At this year’s Goodwood Festival of Speed, reality capture technology from Bentley Systems was used to produce a giant 3D model of the historic event’s most famous stretch of track — the 1.2 mile Hill Climb, writes Stephen Holmes

The Hill Climb model shows every detail along the course

The roar of engines and crowds is something most people might not expect to encounter on a genteel English country estate. The annual Goodwood Festival of Speed (FOS) is a notable exception and the 2017 event, held in July, had more technology on show than ever.

As part of this year’s event, Bentley Systems joined technology partner Siemens in the Festival’s new FOS Future Lab, where visitors could experience a wide range of engineering and design technologies – from virtual reality (VR) to 3D printing.

All the data for the models was collected in under 2.5 hours

The pride of the event is its world-famous 1.2 mile Hill Climb. It’s a driveway to the stately home for 360 days of the year — but for five of them, the sliver of narrow asphalt becomes the venue where the latest supercars, F1 cars, and historic motors compete against the clock in a race to the finish.

Using its reality capture technology to bring the audience even closer to the action, Bentley captured the entire Hill Climb in one giant 3D model and, in its own race against the clock, performed all the scans necessary to do so in under two and a half hours.

Topcon took photos using a drone. The photos were then turned into a reality mesh

Melding data from a car-mounted laser 3D scanner with photogrammetry from a drone flying the course from above, and adding additional detail from key points along the track using a standard DSLR camera, all the information was fed into Bentley’s ContextCapture software.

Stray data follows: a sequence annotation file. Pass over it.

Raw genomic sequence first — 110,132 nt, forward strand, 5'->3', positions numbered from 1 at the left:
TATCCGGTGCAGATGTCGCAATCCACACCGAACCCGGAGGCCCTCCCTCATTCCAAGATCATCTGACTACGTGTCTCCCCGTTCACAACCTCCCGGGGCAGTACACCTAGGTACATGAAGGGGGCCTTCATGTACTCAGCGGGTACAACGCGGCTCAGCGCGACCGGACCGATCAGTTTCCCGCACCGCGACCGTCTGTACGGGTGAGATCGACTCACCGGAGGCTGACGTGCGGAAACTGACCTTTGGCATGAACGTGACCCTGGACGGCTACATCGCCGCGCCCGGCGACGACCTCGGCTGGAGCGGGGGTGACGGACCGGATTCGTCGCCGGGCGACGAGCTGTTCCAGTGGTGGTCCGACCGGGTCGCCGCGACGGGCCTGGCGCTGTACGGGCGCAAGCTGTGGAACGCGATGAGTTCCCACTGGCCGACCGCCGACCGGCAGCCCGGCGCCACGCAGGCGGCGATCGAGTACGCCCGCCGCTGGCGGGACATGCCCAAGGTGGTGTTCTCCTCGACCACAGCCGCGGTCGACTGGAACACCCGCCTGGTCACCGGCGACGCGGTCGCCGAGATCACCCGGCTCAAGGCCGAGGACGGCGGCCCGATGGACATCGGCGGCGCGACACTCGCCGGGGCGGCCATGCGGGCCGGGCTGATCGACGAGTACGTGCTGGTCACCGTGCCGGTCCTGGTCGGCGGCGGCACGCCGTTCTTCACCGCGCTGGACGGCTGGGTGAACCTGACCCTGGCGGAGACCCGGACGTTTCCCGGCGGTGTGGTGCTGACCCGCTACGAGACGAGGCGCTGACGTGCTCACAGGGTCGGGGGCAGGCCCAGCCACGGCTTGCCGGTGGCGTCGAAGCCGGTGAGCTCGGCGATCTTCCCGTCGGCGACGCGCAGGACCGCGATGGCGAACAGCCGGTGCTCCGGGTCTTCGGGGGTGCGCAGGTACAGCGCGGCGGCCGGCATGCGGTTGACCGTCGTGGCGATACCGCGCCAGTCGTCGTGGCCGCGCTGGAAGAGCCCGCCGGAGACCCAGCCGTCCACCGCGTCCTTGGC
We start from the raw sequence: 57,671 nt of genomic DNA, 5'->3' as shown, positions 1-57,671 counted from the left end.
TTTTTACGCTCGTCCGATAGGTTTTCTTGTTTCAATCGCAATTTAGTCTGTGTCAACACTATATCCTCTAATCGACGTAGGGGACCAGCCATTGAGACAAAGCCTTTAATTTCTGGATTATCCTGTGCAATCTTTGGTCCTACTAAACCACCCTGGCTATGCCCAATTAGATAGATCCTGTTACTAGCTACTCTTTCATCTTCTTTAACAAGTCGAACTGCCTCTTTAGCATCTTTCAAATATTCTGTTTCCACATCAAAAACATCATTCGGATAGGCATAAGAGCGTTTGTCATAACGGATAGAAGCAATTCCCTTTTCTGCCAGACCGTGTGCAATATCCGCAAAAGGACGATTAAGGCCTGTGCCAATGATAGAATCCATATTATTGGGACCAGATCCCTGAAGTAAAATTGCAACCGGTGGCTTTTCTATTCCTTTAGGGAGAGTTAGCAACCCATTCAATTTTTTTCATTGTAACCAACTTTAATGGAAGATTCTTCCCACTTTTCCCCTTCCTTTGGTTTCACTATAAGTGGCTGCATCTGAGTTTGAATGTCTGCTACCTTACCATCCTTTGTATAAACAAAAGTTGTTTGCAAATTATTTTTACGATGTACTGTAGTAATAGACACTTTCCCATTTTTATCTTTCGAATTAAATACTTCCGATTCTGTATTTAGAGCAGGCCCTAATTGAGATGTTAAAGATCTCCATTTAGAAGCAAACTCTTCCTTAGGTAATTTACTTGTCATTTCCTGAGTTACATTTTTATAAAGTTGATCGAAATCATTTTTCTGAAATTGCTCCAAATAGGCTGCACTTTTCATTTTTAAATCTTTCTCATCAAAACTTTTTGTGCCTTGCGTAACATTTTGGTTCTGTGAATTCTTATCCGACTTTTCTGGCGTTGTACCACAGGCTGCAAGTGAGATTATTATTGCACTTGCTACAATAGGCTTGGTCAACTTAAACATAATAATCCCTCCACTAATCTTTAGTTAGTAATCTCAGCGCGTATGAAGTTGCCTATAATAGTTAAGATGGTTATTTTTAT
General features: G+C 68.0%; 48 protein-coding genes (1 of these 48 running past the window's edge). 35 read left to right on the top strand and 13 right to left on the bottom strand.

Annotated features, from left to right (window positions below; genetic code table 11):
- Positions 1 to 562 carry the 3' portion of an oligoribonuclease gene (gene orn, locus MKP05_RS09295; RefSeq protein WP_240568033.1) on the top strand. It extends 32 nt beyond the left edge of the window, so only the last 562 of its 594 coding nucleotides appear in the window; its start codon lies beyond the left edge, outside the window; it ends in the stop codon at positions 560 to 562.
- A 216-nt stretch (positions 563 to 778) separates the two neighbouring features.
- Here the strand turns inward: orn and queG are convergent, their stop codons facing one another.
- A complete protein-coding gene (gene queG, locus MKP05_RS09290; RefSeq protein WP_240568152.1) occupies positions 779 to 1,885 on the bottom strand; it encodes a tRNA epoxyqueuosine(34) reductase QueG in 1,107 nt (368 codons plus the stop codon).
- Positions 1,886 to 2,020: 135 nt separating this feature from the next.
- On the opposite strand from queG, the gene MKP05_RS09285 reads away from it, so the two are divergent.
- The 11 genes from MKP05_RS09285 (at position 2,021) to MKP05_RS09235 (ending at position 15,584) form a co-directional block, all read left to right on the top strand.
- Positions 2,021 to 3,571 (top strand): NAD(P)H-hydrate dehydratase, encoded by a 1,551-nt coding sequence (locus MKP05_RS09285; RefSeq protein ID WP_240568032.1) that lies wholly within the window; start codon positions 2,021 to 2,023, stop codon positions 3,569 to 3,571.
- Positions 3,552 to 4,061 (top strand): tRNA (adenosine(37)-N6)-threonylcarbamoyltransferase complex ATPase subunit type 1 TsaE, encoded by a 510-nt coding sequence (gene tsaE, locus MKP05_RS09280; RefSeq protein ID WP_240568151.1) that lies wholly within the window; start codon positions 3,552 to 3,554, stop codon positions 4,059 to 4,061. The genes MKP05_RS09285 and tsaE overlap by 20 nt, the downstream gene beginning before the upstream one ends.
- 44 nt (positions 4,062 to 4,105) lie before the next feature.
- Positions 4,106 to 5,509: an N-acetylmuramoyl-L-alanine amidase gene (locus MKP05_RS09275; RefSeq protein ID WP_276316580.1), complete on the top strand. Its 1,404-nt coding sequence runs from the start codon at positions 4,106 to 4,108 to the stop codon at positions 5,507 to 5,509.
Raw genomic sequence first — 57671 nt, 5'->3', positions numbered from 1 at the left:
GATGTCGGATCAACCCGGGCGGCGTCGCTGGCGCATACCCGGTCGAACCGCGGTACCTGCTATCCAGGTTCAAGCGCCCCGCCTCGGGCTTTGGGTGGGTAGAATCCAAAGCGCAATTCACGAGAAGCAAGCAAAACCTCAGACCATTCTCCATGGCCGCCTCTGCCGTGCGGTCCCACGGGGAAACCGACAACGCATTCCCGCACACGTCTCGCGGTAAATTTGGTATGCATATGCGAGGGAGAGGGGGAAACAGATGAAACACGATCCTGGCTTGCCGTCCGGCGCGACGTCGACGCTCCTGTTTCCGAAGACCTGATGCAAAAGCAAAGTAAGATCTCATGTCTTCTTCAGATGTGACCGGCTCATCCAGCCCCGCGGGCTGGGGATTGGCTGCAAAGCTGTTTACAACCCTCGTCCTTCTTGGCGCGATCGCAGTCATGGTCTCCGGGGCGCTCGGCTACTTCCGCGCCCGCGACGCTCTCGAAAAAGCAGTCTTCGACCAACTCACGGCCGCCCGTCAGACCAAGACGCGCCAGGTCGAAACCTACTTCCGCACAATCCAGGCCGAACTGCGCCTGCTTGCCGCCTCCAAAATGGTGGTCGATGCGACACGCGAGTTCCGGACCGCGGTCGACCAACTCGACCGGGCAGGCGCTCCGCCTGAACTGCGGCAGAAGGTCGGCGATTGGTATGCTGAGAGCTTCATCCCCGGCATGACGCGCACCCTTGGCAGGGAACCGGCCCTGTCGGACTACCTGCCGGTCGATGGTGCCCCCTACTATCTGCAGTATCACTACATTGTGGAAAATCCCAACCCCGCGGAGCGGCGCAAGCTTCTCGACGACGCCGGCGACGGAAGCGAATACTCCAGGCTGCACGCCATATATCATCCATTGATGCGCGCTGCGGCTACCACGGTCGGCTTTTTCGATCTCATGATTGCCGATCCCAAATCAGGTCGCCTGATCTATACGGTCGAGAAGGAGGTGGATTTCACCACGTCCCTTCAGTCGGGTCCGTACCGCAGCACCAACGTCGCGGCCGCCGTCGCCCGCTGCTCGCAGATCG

Designed to build accurate 3D models from a range of sources without the need for expensive or specialised equipment, ContextCapture can produce precise real-world context for design, and construction projects.

Working with up to 300 gigapixels of photos taken with an ordinary camera and/or up to 500 million points from a laser scanner, the software automatically identifies the relative position and orientation of each photo and data point, reconstructing, texture mapping and re-texturing the data to deliver accurate models.

With its details accurately captured down to centimetres, the giant Hill Climb model shows every tyre skid mark from the start line, every stone in the flint wall, and every straw bale along the course — all of which can be explored on screen or in VR.

Topcon captured data from a car-mounted laser 3D scanner

Although the Goodwood crowds were delighted to be brought virtually onto the track, the technology has more purpose in construction sites and facilities management. The tools give the ability to regularly monitor how a build is progressing, or assess how a factory plant has been set up for manufacturing, utilising low-cost, high-speed data collection.

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